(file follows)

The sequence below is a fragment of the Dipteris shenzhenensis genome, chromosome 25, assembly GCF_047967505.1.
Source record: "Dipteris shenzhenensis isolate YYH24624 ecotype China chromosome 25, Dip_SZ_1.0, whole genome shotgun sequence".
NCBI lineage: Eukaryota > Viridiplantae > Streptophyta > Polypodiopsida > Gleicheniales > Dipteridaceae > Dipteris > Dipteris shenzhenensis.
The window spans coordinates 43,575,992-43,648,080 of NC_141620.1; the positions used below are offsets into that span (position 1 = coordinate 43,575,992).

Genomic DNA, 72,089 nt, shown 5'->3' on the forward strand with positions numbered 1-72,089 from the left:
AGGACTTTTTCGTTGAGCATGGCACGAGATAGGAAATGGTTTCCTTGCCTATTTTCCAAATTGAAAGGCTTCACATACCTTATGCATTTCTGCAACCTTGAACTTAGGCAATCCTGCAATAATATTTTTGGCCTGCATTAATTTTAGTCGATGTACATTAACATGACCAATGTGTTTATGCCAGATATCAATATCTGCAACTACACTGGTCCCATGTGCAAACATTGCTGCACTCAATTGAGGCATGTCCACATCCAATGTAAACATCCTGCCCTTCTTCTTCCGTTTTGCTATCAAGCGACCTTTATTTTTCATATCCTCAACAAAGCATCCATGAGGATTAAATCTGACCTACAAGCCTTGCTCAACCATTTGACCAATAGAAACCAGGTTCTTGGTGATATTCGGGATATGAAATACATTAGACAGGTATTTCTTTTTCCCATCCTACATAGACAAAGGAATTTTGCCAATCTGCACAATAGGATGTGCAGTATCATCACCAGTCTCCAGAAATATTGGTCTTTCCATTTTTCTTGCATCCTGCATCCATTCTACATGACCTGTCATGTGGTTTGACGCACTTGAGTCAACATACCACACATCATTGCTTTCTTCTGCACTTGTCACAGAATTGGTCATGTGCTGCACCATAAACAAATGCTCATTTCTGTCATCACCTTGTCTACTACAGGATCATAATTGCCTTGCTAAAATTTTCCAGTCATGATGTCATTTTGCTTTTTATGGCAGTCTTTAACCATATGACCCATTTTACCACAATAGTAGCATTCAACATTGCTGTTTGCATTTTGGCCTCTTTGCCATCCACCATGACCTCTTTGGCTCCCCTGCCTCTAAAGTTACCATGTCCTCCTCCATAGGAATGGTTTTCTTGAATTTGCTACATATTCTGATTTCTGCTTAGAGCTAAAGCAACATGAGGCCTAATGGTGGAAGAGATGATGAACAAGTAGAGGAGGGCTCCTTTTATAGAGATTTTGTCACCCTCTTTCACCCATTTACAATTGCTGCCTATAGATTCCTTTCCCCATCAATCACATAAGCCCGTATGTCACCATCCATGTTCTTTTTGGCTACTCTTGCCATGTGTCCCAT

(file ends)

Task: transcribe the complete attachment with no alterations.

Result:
The sequence below is a fragment of the Dipteris shenzhenensis genome, chromosome 25, assembly GCF_047967505.1.
Source record: "Dipteris shenzhenensis isolate YYH24624 ecotype China chromosome 25, Dip_SZ_1.0, whole genome shotgun sequence".
NCBI lineage: Eukaryota > Viridiplantae > Streptophyta > Polypodiopsida > Gleicheniales > Dipteridaceae > Dipteris > Dipteris shenzhenensis.
The window spans coordinates 43,575,992-43,648,080 of NC_141620.1; the positions used below are offsets into that span (position 1 = coordinate 43,575,992).

Genomic DNA, 72,089 nt, shown 5'->3' on the forward strand with positions numbered 1-72,089 from the left:
AGGACTTTTTCGTTGAGCATGGCACGAGATAGGAAATGGTTTCCTTGCCTATTTTCCAAATTGAAAGGCTTCACATACCTTATGCATTTCTGCAACCTTGAACTTAGGCAATCCTGCAATAATATTTTTGGCCTGCATTAATTTTAGTCGATGTACATTAACATGACCAATGTGTTTATGCCAGATATCAATATCTGCAACTACACTGGTCCCATGTGCAAACATTGCTGCACTCAATTGAGGCATGTCCACATCCAATGTAAACATCCTGCCCTTCTTCTTCCGTTTTGCTATCAAGCGACCTTTATTTTTCATATCCTCAACAAAGCATCCATGAGGATTAAATCTGACCTACAAGCCTTGCTCAACCATTTGACCAATAGAAACCAGGTTCTTGGTGATATTCGGGATATGAAATACATTAGACAGGTATTTCTTTTTCCCATCCTACATAGACAAAGGAATTTTGCCAATCTGCACAATAGGATGTGCAGTATCATCACCAGTCTCCAGAAATATTGGTCTTTCCATTTTTCTTGCATCCTGCATCCATTCTACATGACCTGTCATGTGGTTTGACGCACTTGAGTCAACATACCACACATCATTGCTTTCTTCTGCACTTGTCACAGAATTGGTCATGTGCTGCACCATAAACAAATGCTCATTTCTGTCATCACCTTGTCTACTACAGGATCATAATTGCCTTGCTAAAATTTTCCAGTCATGATGTCATTTTGCTTTTTATGGCAGTCTTTAACCATATGACCCATTTTACCACAATAGTAGCATTCAACATTGCTGTTTGCATTTTGGCCTCTTTGCCATCCACCATGACCTCTTTGGCTCCCCTGCCTCTAAAGTTACCATGTCCTCCTCCATAGGAATGGTTTTCTTGAATTTGCTACATATTCTGATTTCTGCTTAGAGCTAAAGCAACATGAGGCCTAATGGTGGAAGAGATGATGAACAAGTAGAGGAGGGCTCCTTTTATAGAGATTTTGTCACCCTCTTTCACCCATTTACAATTGCTGCCTATAGATTCCTTTCCCCATCAATCACATAAGCCCGTATGTCACCATCCATGTTCTTTTTGGCTACTCTTGCCATGTGTCCCAT